4 Big Reasons We Should All Talk Openly About Our Periods

Do you cringe at the mere mention of periods?

If the answer is yes, then you're certainly not alone—but we firmly believe it's a prejudice you should reconsider. In fact, we think people should talk about their periods openly, and without shame.

If that sounds weird, we promise we have a good explanation. In fact, we have four. Keep reading for all of the reasons we think we should openly discuss our periods.

1. It's Helpful for First-Timers

A first period can be a confusing and maybe scary time, but the more educated young people are about what's happening with their bodies, the better. While students can learn about menstruation in health class, it's even better when they can have discussions about it with people who've had the experience themselves, whether that's from parents or even peers. No one should be afraid of asking questions that'll help them understand their bodies better, and fostering open discussion can help people be more confident about those changes when they happen.

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2. It Normalizes Periods (Which Are Normal!)

If you've ever felt ashamed of your period, or been pressured into hiding a pad or tampon in your palm when you sneak off to the bathroom, then you understand that there's a stigma around that time of the month—but why? Many of us get periods, so pretending that they're abnormal or improper just forces nearly half of us to go around keeping secrets when they occur. The more open we are about discussing periods, the less shame and awkwardness we'll all feel about them. And believe us—asking a friend for a sanitary product when you don't have any on hand is a lot easier when you're comfortable talking about the fact that you get periods.

Talking about periods also helps to spread clarity around broad generalizations like "we all get our period," which aren't necessarily true. If you're a person with a uterus and of menstruating age, anything from stress, to low body weight, to being overweight and more can cause skipped periods, or no periods at all. Trans girls don't get their period, while some trans boys do—and all of that is okay!


3. It Creates Discussion Around Discomfort and Symptoms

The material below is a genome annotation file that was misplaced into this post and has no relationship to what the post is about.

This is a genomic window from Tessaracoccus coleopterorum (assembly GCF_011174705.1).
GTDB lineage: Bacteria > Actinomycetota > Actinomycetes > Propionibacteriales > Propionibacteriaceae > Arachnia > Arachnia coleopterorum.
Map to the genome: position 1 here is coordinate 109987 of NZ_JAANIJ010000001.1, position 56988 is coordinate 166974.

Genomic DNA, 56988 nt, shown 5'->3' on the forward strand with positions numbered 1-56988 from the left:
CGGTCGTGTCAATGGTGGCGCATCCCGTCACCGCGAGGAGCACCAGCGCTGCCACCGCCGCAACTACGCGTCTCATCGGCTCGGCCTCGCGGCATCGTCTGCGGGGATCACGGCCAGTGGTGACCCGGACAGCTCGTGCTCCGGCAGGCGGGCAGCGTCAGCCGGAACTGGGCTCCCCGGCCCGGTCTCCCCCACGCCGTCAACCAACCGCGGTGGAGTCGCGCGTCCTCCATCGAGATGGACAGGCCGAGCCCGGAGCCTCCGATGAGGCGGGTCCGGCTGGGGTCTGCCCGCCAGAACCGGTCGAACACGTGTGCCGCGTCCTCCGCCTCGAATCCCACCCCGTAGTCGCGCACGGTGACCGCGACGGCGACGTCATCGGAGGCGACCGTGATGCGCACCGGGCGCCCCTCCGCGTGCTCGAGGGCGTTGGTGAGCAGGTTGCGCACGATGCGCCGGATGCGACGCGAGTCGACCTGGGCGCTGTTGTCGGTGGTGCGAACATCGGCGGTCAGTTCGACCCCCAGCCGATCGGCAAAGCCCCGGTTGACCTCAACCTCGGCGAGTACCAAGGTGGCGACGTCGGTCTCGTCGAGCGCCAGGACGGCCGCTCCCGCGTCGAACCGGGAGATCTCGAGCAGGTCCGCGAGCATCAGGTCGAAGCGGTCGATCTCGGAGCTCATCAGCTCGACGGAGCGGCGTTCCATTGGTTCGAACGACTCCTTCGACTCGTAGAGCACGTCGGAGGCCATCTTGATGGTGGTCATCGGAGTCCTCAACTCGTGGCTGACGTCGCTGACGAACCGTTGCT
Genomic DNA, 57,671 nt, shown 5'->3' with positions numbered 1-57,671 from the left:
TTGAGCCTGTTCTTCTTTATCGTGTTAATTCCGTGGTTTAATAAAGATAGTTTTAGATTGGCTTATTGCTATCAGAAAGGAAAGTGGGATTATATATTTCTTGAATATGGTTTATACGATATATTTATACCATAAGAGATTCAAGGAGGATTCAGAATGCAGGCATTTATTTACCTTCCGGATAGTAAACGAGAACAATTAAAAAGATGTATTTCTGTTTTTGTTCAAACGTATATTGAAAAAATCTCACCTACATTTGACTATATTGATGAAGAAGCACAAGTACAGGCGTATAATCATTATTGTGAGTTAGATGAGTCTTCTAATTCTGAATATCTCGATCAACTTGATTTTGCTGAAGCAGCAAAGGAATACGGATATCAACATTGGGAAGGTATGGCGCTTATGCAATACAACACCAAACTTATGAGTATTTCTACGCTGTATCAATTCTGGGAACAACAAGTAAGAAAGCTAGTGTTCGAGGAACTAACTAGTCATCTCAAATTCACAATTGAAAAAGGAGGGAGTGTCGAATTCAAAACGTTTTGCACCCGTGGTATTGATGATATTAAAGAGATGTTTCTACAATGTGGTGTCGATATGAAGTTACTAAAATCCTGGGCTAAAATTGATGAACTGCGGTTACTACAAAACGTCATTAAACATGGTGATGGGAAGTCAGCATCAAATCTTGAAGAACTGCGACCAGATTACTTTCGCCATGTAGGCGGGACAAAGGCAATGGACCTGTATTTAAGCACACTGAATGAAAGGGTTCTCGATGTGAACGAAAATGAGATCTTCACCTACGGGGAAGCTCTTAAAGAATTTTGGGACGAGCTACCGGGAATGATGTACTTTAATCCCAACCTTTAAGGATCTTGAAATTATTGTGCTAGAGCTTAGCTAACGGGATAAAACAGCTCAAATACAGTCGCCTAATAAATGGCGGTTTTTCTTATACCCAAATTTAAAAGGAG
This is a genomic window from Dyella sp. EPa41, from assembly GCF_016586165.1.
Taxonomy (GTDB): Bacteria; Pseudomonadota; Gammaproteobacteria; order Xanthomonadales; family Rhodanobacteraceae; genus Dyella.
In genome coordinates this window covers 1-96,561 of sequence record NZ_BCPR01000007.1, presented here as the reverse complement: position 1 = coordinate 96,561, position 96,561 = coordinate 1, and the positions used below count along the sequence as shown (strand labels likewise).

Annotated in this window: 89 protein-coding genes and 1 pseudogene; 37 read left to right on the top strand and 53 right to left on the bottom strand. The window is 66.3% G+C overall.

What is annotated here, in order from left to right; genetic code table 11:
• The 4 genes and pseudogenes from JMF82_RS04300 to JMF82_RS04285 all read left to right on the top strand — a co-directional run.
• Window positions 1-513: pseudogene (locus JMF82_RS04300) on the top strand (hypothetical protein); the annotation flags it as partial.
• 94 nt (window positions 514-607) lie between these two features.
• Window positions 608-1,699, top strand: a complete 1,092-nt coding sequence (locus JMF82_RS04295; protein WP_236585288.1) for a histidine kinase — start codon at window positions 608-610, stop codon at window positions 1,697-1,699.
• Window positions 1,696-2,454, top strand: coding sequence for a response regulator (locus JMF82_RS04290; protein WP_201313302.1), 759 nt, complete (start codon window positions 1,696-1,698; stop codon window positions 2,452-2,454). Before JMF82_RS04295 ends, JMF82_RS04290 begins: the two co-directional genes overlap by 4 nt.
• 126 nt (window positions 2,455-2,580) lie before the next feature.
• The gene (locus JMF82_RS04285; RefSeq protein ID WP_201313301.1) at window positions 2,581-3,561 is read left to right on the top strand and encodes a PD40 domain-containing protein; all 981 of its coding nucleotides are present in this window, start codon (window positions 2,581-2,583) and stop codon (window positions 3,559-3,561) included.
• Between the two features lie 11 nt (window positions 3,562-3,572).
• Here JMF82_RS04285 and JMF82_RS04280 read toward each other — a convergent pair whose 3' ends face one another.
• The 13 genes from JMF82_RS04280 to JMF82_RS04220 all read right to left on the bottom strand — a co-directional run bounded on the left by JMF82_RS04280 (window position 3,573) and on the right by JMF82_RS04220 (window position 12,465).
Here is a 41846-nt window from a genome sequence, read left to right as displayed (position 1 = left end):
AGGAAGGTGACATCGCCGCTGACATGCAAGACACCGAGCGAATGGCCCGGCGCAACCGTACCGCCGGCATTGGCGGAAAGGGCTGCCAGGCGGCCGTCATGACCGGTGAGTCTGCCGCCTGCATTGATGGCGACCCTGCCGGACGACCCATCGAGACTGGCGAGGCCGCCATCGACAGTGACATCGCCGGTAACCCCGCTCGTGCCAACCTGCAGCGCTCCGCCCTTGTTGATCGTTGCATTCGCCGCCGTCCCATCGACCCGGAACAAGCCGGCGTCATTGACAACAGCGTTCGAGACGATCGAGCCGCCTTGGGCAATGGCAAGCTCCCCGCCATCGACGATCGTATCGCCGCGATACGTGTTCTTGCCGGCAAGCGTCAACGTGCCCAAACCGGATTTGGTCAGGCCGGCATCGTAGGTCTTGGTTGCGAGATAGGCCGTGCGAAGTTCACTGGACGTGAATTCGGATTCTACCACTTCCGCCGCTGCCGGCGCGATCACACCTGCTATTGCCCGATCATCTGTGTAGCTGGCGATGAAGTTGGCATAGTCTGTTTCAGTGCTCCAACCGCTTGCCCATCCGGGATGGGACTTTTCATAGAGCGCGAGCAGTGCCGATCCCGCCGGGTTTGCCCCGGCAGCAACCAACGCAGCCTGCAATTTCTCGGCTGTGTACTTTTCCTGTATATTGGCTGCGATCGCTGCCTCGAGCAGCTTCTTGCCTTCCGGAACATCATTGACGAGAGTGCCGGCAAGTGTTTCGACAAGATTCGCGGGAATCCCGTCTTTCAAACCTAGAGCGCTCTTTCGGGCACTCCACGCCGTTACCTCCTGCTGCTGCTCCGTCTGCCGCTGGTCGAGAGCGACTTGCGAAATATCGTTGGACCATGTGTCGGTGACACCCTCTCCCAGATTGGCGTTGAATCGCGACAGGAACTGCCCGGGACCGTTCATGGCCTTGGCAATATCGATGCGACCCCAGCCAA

Having your period isn't fun, and it's okay to acknowledge that. When you're really not feeling yourself because of changing moods—and the fact you're doubling over in pain from cramps, you shouldn't feel like you have to hide that. You might not be up for things you'd normally enjoy, and you have a legitimate excuse not to.

It may feel uncomfortable to talk about at first, but even people who don'experience period discomfort themselves can benefit to learn more about it. If everyone understood just how debilitating cramps can really be, the topic could be something that generates empathy, rather than fear or teasing. Understanding that pain can make people more tolerant, and less dismissive—and that's something we can all gain from.

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4. It'll Make You Healthier

The more open you are about what's going on with your body, the more likely you are to have discussions that can lead you to understand when something is wrong. If your periods are so bad that you can't get out of bed, for example, you should talk to a doctor to see if there are any underlying conditions that might make this the case, or if they have any recommendations to relieve these symptoms that are making things more difficult for you.

Just because some people think periods are "taboo" doesn't mean you have to keep it to yourself and continue suffering. But if you're afraid to even bring up your period, you're probably not going to talk to your doctor about symptoms that are making your life worse. A little confidence can put you on the right track to feeling better every month! But if you simply can't bring yourself to say the words, try writing or typing it out and handing it to your doctor. It'll be the first step to a happier, healthier you.

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If you're ready to talk about periods, click HERE to read about The Girls Co., a company dedicated to making periods more bearable.